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London based dealers, makers and restorers of fine stringed instruments Bridgewood & Neitzert argue the case for the Baroque violin and seek to explain why it’s finding so many new players despite the strong popularity of the modern violin.

From the beginning of 17th to the middle of the 18th century the development of Baroque ‘classical’ music and the instruments it was played on formed much of the familiar creative bedrock of today’s classical music and instruments.

Despite the scarcity of unaltered original Baroque violins modern players are still keen to find out just how the original music of the Baroque era would have sounded and felt like to play. Although challenging for many musicians it seems that the rewards are well worth it.

“The physical differences in Baroque violins from the modern instrument require a different approach to playing” says Gary Bridgewood of Bridgewood and Neitzert. “I’ve met so many musicians who’ve taken up the challenge of learning to play the Baroque violin and found that it’s given them a much greater understanding of the violin itself, of their own versatility and potential as player, and therefore it has advanced their playing skills on the modern violin.

The Baroque violin has a shorter, thicker neck set at a shallower angle with less tension placed on a flatter bridge than the modern violin. The Baroque violin also has no chin or shoulder rest and the lack of a neck grip and the need to play it at a more parallel angel to the floor are just some of the challenging points of playing it.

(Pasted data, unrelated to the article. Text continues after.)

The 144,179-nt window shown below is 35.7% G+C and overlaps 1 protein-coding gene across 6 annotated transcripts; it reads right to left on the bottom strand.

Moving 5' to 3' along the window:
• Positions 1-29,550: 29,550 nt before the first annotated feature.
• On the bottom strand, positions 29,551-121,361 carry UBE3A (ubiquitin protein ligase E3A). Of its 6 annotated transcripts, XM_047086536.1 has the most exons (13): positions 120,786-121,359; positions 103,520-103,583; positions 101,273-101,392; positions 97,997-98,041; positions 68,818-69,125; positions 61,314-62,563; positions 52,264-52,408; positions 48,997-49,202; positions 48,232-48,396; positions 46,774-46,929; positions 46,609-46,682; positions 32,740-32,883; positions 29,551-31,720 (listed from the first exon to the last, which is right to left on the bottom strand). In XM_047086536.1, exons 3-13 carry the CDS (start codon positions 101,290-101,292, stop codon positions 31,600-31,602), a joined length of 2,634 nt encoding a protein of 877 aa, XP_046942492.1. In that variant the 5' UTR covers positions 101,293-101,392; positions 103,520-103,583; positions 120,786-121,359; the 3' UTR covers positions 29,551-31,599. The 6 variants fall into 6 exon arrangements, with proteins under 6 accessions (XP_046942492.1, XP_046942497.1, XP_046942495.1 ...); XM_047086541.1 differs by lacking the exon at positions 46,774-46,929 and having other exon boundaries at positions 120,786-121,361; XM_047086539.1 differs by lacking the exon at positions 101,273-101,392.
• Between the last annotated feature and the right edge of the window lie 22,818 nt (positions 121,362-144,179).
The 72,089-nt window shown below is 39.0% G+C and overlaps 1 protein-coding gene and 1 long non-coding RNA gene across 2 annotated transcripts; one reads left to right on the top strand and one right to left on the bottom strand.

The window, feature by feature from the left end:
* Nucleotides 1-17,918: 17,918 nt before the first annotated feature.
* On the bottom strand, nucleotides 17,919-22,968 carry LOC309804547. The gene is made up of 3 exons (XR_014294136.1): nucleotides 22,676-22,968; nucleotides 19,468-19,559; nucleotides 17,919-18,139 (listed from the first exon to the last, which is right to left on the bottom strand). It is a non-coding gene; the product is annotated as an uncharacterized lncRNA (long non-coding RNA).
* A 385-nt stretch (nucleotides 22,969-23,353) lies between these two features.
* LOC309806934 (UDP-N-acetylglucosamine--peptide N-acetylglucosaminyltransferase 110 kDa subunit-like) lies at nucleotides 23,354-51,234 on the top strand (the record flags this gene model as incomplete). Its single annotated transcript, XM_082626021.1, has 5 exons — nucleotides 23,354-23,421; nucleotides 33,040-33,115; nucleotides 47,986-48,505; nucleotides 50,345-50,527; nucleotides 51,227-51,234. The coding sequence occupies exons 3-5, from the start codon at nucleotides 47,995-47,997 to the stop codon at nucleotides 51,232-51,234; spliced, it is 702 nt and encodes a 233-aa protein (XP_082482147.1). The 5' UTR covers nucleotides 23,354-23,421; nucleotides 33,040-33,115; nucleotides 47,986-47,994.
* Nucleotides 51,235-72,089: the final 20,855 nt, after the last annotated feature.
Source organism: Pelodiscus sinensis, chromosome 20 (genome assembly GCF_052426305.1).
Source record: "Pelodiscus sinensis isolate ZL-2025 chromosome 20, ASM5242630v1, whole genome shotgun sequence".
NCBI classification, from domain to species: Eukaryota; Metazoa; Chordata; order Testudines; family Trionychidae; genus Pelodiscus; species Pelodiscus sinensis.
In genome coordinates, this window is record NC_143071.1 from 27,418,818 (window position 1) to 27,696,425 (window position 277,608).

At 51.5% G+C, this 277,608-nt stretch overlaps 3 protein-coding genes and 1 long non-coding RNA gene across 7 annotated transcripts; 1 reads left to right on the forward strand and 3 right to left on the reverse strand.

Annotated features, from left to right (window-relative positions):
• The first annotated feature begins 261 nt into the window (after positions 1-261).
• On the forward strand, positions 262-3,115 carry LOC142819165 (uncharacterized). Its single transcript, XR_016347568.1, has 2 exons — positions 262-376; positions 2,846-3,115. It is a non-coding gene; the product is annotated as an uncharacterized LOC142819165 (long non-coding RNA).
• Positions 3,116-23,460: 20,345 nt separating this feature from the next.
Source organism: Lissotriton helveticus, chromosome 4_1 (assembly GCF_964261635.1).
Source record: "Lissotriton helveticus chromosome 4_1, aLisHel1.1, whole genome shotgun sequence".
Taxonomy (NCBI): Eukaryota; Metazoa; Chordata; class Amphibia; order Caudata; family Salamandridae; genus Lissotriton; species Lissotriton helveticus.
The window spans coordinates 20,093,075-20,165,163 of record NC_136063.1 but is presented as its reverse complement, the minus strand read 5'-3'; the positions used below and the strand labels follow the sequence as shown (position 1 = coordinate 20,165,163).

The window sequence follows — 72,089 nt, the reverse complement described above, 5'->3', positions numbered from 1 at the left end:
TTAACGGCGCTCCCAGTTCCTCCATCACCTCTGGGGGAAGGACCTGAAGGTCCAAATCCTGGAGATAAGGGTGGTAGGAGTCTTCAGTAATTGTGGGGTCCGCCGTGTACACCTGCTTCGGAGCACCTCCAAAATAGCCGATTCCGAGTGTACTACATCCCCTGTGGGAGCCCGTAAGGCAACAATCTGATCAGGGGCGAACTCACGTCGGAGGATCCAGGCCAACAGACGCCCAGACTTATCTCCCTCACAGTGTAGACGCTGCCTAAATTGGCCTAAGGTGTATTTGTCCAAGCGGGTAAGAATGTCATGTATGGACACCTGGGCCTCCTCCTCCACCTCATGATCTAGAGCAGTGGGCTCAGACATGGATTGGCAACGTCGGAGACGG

“It really needs gut strings and a lighter bowing style to get those wonderful nuances and rich overtones. The more convex bow is a different experience too and the whole playing style is a bit more relaxed” says Gary Bridgewood. “I love playing the modern instrument in many different styles but playing those classic pieces using a Baroque violin really is a unique and rewarding experience. It’s a great feeling and I can totally understand why they are still so popular”.

Today’s musicians are most likely to able to find either an older violin that has some original and some re-converted Baroque features or a more modern replica of the Baroque violin.

“The vast majority violins from that period were converted to the modern form but we know enough about how they would have been made and set up to be able to make restore and repair Baroque violins that produce a very authentic and enjoyable sound and playing experience. We have a selection of fine Baroque violins for sale many of which are from the 17th and 18th century” says Gary Bridgewood.

For more information about Baroque violins and other fine stringed instruments call Bridgewood and Neitzert of London on 020 7249 9398, send an email to, use the online contact form, or visit

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